By Rob Daly

Rates Prep for Further Evolution

The continual expansion of electronic trading in the US Treasury market is forcing the market to evolve and putting market participants and regulators under the gun to make the necessary changes, according to research published by industry analysis firm Celent.

Brad Bailey, research director, securities and investments at Celent and author of “Rates Revolution- US Treasuries: Technology for a Fragmenting Market,” told Markets Media that he was not sure the market nor its regulators could or would change the structure of the US Treasury market short of another financial crisis.

“That often seems to be the case,” he said. “Unfortunately we don’t know when or where the next crisis is going to come from. It’s like the generals who always fight the last war.”

However, he does not see the current market as broken, even with the October 2014 ‘flash crash’, but merely evolving due to increased electronic trading and the advent of new liquidity providers.

Brad Bailey, Celent

“The October 15 flash crash was not like what happened in equities in May 2010,” explained Bailey. “There was a lot of liquidity at a lot of trading points. The question should be whether rates should move that much? That is something completely different.”

As dealers left their market-making roles after 2008, 2010, and 2011 due to new regulations and a decreasing appetite for risk, principal trading firms filled the vacuum.

“Principal trading firms became very important in proving liquidity to the dealer community for laying off their risk and things like that,” said Bailey.

As more PTFs joined the US Treasury market, it has only increased the pressure on the US Securities and Exchange Commission to disseminate a consolidated tape, which he views as inevitable.

“You can see why people would not want it, but it’s a byproduct of electronic trading,” said Bailey. “As more electronic trading takes place, commissions and trade costs go down, which forces you into more electronic trading: It’s a circle.”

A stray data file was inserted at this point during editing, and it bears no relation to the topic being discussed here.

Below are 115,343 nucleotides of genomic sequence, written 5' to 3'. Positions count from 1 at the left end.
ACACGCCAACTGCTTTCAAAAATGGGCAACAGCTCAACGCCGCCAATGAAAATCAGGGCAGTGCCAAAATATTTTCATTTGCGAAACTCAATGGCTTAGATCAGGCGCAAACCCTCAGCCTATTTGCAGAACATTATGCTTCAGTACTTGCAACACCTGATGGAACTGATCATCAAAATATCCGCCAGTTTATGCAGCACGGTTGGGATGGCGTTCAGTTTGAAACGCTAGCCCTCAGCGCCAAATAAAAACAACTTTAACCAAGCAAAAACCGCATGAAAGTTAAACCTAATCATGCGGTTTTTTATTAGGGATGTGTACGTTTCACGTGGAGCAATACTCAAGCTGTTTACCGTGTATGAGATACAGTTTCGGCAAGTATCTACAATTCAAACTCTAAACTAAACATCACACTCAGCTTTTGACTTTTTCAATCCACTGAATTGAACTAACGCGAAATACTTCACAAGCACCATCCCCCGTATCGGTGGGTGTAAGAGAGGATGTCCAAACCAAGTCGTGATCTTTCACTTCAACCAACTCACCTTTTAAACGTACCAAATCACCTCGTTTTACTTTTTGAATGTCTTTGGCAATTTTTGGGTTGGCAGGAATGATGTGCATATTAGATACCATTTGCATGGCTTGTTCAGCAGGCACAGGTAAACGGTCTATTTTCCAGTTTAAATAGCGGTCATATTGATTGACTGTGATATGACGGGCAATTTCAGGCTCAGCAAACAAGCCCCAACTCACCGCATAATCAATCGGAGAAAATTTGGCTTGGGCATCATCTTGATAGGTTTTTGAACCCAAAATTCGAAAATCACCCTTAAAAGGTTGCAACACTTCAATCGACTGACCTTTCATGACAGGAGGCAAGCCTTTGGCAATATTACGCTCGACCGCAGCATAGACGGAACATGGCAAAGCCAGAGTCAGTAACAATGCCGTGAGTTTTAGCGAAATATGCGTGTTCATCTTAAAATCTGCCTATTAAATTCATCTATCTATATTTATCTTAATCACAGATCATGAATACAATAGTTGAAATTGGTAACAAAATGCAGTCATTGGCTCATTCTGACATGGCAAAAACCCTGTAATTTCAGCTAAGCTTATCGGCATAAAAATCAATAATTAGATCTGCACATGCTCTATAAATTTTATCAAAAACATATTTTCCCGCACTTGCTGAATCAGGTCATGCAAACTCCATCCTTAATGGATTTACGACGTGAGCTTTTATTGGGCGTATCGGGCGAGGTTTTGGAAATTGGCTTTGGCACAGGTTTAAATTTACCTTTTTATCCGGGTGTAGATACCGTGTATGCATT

He noted that FINRA’s requirement that all Treasury traders enter their Treasury trades into the regulator’s TRACE database beginning July 10, should not surprise anyone.

“It’s funny to think how long we have had TRACE in credit but not in Treasuries,” said Bailey. “Now they are going to collect it for Treasuries and that inevitably continue. It might start at the end of the day, but I can see them move up the time frame.”

From a regulatory perspective, Bailey doubted that regulators would make any radical changes to the market’s current structure in the near term.

“They likely will be a little more flexibility in market regulations given the people that the Trump Administration has tapped to fill the vacancies within the prudential regulators,” he said. “I’m not saying that they will roll back the Volcker Rule or change anything within Dodd-Frank. They probably are thinking how they are going to enforce existing regulations while providing a little more flexibility in the process.”

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